On the morning of July 6, 1897 Captain William Fowler was discovered dead in his bed. According to those who knew him, Fowler was “in the best of health” when he retired the night before, but he evidently suffered a stroke and would never wake again. Of course, otherwise healthy or not, it could not have surprised many that Captain Fowler might suffer some bad luck.
Fowler was a man who laughed in the face of this world’s truest dangers, and according to his obituary, he sure did live a dangerous life. As a boy, Fowler attended New York City’s Public School No 13 until 13 years of age. After a brief stint in the printing industry, he became a builder who participated in the erection of 13 of the city’s buildings.
On April 13, 1861, Fowler took command of 100 (which is 7 x 13 + 9) Union volunteers and over the course of nearly three years (only 10 less than 13) participated in 13 major battles in the US Civil War (okay, that actually does sound fairly dangerous). Wounded, the captain was forced to resign his military position on August 13, 1863. One month later, on September 13, he bought the Knickerbocker Cottage on Sixth Avenue in New York, which he operated with his sons until finally selling it on Friday April 13, 1883.
Privately Captain Fowler was a participating member of exactly 13 social and/or secret societies, including The 13 Club, which he founded on Friday January 13, 1882. His hope was that the group might dispel the popular notion that the number that had plagued him his entire life was inherently unlucky.
First on the list of superstitious beliefs to tackle was the notion that if 13 dined together, the first to rise from the table would die within a year’s time. And so the group sat down together. Fortunately, none of these first diners did die within the year, and the society grew, continuing to meet at tables of 13 and adding new superstitions along the way.
At subsequent meetings, members entered the dining room (decorated with open umbrellas) by walking under a ladder, read from menus shaped like coffins, broke glasses with abandon, and carelessly spilled salt without throwing a single grain over their shoulders. We can assume that The 13 Club survived until the 1920’s, when mentions of its meetings disappear from newspapers. Its membership at times swelled to as many as 400 people and allegedly included US presidents Arthur, Cleveland, Harrison, and Theodore Roosevelt.
I suspect that the fate-tempting activities of prominent men would not have inspired a great deal of confidence among the American population during what was a highly superstitious era. Recovering from a bloody civil war, the still relatively young United States was struggling to reinvent itself. As it tends to do, uncertainty bred superstition. And the efforts of Fowler’s club didn’t serve to assuage the public’s fear, but they certainly gave it a good try.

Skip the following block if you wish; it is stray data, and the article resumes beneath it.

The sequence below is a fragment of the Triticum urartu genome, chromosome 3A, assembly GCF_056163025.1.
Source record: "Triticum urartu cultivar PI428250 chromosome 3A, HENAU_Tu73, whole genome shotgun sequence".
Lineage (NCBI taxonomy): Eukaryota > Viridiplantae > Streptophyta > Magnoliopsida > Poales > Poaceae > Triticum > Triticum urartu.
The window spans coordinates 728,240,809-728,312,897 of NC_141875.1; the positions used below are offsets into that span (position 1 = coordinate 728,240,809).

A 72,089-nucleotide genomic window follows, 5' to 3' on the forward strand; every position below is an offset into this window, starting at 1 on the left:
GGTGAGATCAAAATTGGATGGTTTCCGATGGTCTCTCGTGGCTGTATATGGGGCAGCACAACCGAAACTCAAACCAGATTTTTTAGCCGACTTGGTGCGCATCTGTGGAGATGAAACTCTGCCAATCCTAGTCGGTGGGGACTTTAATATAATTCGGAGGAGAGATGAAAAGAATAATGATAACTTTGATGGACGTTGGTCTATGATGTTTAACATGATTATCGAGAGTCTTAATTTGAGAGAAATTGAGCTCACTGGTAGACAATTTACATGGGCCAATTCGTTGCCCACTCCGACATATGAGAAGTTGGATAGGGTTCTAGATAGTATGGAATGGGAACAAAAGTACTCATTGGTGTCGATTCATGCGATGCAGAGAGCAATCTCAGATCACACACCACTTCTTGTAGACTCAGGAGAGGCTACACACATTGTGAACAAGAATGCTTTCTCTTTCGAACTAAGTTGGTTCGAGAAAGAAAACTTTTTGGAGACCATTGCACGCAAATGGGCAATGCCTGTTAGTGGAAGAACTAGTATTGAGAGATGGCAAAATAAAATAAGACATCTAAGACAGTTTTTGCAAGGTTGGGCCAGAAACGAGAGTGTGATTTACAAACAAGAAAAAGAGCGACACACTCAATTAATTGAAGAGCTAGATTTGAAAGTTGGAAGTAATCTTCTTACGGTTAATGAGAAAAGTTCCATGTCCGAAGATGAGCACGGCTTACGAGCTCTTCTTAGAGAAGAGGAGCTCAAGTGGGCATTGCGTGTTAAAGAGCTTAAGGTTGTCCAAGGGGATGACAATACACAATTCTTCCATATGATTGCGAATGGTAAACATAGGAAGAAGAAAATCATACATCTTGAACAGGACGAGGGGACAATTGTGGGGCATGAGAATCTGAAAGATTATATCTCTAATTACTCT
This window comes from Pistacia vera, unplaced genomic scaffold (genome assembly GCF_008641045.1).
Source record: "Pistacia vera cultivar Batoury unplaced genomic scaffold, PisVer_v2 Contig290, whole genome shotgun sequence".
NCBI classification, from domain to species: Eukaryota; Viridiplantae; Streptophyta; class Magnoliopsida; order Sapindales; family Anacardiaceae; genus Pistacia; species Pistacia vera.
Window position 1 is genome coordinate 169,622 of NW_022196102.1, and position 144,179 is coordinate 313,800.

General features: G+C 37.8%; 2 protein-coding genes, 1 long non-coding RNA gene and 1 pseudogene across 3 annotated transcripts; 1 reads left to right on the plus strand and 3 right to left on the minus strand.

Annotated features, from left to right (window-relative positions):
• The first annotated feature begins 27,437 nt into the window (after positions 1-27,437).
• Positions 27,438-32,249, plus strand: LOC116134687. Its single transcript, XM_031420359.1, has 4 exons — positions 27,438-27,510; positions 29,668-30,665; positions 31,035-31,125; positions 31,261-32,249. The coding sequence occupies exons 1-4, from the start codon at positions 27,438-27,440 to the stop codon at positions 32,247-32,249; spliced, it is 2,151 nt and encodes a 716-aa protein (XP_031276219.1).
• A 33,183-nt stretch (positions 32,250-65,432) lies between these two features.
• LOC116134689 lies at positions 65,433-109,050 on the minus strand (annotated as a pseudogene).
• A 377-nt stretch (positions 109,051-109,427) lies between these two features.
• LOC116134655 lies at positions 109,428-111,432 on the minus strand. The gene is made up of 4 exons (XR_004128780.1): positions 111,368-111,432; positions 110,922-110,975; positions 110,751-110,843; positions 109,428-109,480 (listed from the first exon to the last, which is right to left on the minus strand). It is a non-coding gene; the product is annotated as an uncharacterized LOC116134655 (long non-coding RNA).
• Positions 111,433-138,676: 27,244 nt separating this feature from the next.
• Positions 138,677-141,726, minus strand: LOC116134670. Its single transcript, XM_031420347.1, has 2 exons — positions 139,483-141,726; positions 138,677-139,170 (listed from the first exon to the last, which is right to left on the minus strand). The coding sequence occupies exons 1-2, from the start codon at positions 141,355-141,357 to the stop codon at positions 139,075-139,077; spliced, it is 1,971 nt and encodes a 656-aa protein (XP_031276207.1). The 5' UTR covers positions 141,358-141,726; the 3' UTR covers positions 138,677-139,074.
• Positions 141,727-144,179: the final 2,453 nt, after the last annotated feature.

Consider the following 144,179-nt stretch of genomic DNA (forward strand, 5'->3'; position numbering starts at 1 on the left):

I suppose that is often the role of the well-educated and influential. At least that’s what I am going to assume that my sons’ school is playing at by placing the most dreadful day of the entire school calendar on Friday the 13th. I’m speaking, of course, of school picture day, that annual nerve-wracking event that causes bad hair days, toothpaste spills, facial injury, and inevitable disappointment.
Maybe this wasn’t your experience in school, but for me, no matter how long I spent gazing into the mirror to make sure I arrived at school unspoiled and looking as “okay” as I had it in me to look, sometime between the morning bell and picture line-up, disaster would strike. My hair got stringy (yes, that’s probably the way it looked most of the time, but definitely not how it had looked in the mirror earlier that morning) and stuck out at odd angles, and my skin which was perfectly clear only moments before, erupted in zits roughly the size and shape of Australia, and somehow I managed to get spinach in my teeth.
I guess it wasn’t always that bad, but you get the idea. I actually don’t know what I looked like in the sixth grade because there is no photographic evidence. I came home with the pictures, after refusing to show them to my friends and told my mom (who isn’t fond of having her picture taken) they were terrible and no one would ever see them. In the kind of awesome Mom moment that a grateful daughter (obviously) never forgets, my mom told me to throw them away. That’s right. No updated photo for the grandparents. No wallet photos traded with friends.
If it hadn’t been for the yearbook (curse it!) I would have gotten away completely clean. So at this point I think it’s only right to warn any readers out there who may have gone to grade school with me that if that picture were to resurface, my rage would be swift and my vengeance, terrible.
Even though I am not a particularly superstitious person (except as it applies to baseball fandom), I admit I am not above a little bit of anxiety at the thought of my boys heading to school to face a potentially emotionally scarring event on a day when many people still call in sick to work, just in case. I guess if the pictures don’t turn out well, we can take advantage of retakes, which, I assume, will be scheduled for Friday December 13, exactly 13 weeks away. But now I’m just being silly.
After all, The 13 Club may not have risen from their tables of 13 only to be struck dead by a tour bus on the way home, but even Captain Fowler couldn’t escape it when bad luck finally came calling for him and he died peacefully in his sleep at the age of 69 (only 4 years beyond the age of 13 x 5), a mere 5 weeks and 3 days prior to Friday August 13, 1897. That can’t just be a coincidence.